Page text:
As the mercury continues to drop, you may be finding it harder to keep up your exercise routine. Colder weather means getting out and about takes a lot more motivation than it does during the warmer months. Don’t worry, you’re not alone. Many of our customers struggle to keep active in this weather too.
Cold, icy weather doesn’t mean you have to sit still; there are plenty of ways to motivate yourself into moving more. So today I’m sharing my top tips to help you stay sprightly in the freezing days.
Phone a friend
It’s easy to talk yourself out of exercising, but if you make plans to exercise with a friend you’re more likely to keep to it. Not only is working out with someone else more enjoyable and sociable, you’re less likely to let them down – earache can be a great motivator!
It’s worth buddying up with someone who has the same exercise goals as you, and who is normally motivated to workout – that way you won’t feel intimidated by what they can achieve and you’re less likely to talk them out of exercising!
Make a plan
Writing your exercise sessions into a diary – whether that’s on paper or on your phone – formalises your intentions, meaning you’re more likely to stick to your plans.
Another helpful tip is to add fitness goals into your diary, so you know what you’re working towards – for example ‘run a 10k’, ‘beat a personal best’ etc. By adding your goals, as well as your sessions, keeps in mind what you’re working towards, so you’re more motivated to get up and get moving. When plotting your goals, it’s better to make them incremental – if you start out with just one massive target, it can actually put you off.
Exercising outside in icy weather is not something enjoyable and can also be off-putting for safety reasons – exercising indoors can be a perfect way to ensure you stay active.
The most obvious indoor choice is to join a gym – many gyms offer shorter term or no contracts, you just need to ask. Joining a gym is also a good way to ensure you get a full body workout. If you’re a cyclist or runner, spending some time in the gym can help improve your strength and stability. And it’s not all about working out – you can run, cycle and even swim at the gym!
If you don’t fancy something formalised, there are plenty of videos online with games and activities the whole family can get involved in, and the NHS website has short workout videos that you can do in your own home.
Many gyms, leisure centres and community hubs run a variety of classes – from yoga, to spinning to Clubbercise. Some gyms don’t require you to hold a membership to attend classes so you can just ‘pay as you go.’ Like exercising with a friend, formally booking a class acts as a catalyst to get you out and about
Dress to impress
We’ve all heard the old adage, “there’s no such thing as bad weather, just bad clothing,” and when it comes to winter workouts, this definitely rings true. Being cold or wet when you exercise isn’t pleasant and can give you an excuse to cut your sessions short. You don’t need to splash out on expensive kit, many supermarkets stock good quality sports lines. During autumn and winter make sure you have gloves, a hat, waterproof and warm layers – especially if you’re exercising outside. Children, elderly people and those with underlying health conditions can feel the cold more and become unwell quickly – always make sure people in these groups are properly dressed appropriately for the weather and temperature.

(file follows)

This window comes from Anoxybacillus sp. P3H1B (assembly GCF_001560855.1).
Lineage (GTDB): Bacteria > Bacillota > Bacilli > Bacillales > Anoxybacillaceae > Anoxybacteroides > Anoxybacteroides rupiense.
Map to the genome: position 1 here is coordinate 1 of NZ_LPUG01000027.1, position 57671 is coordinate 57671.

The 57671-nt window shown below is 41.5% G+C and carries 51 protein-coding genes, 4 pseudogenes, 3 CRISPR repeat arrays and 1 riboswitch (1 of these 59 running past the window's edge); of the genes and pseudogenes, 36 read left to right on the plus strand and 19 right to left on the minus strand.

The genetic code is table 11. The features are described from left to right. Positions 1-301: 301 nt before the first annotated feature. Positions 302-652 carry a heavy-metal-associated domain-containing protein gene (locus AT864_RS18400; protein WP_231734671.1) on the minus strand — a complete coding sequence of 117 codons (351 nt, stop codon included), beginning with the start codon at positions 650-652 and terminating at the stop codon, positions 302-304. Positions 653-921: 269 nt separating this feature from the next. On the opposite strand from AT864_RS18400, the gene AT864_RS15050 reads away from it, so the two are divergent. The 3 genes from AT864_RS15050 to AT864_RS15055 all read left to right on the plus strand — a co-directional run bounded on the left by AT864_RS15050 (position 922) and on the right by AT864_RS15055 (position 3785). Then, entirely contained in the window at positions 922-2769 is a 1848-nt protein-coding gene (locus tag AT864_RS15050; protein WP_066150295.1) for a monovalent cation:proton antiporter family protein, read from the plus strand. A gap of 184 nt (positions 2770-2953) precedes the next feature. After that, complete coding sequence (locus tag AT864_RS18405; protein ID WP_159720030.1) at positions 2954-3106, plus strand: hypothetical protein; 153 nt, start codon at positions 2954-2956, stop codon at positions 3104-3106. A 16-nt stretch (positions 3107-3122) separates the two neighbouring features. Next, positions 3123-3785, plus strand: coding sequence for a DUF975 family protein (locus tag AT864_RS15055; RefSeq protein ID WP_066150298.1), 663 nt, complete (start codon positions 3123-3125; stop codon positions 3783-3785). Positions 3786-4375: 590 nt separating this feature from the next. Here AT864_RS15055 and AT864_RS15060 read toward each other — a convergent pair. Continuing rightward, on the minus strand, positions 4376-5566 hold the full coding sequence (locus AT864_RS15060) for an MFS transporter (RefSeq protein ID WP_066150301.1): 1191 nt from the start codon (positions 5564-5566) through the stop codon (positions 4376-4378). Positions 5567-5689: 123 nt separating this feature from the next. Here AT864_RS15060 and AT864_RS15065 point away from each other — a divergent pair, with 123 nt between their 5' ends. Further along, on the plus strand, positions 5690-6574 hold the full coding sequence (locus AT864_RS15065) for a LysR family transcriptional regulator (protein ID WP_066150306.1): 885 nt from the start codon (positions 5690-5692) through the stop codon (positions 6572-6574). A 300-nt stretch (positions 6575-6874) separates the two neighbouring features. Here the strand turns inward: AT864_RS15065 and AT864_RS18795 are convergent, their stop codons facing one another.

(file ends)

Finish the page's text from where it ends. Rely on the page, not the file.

Another way to keep motivated is to join a club. This could be a running or cycling club, an after-work football meet-up, or a Sunday afternoon sports session. Joining a club isn’t just group motivation, it makes exercising a fun, sociable experience – great if you’re new to the area or have a child who needs some motivation to get moving.
Whatever the weather, or time of year, it’s vitally important to be prepared for what the weather is going to throw at us. Always make sure you look at the forecast and dress/carry clothing that is appropriate. Carry a space blanket with you if you’re exercising or undertaking any activity outdoors, especially if you are off the beaten track.
Cold weather puts a strain on the vascular system (your heart and blood vessels), so if you have an underlying health condition or haven’t exercised in a while, choose to exercise indoors when the weather is icy and frosty.
If the ground is wet, slippy or icy, be careful – a slip, trip or fall could keep you off your feet for weeks. If you, or anyone you are exercising with, becomes cold/wet or can’t feel their fingers/toes, get them to a warm, dry place – if they become disorientated or unresponsive, call the emergency services.
During cold days, when it’s harder to motivate yourself to move, why not choose an activity you really enjoy doing? This way exercising won’t seem like a chore, but will become a fun, relaxing part of the day.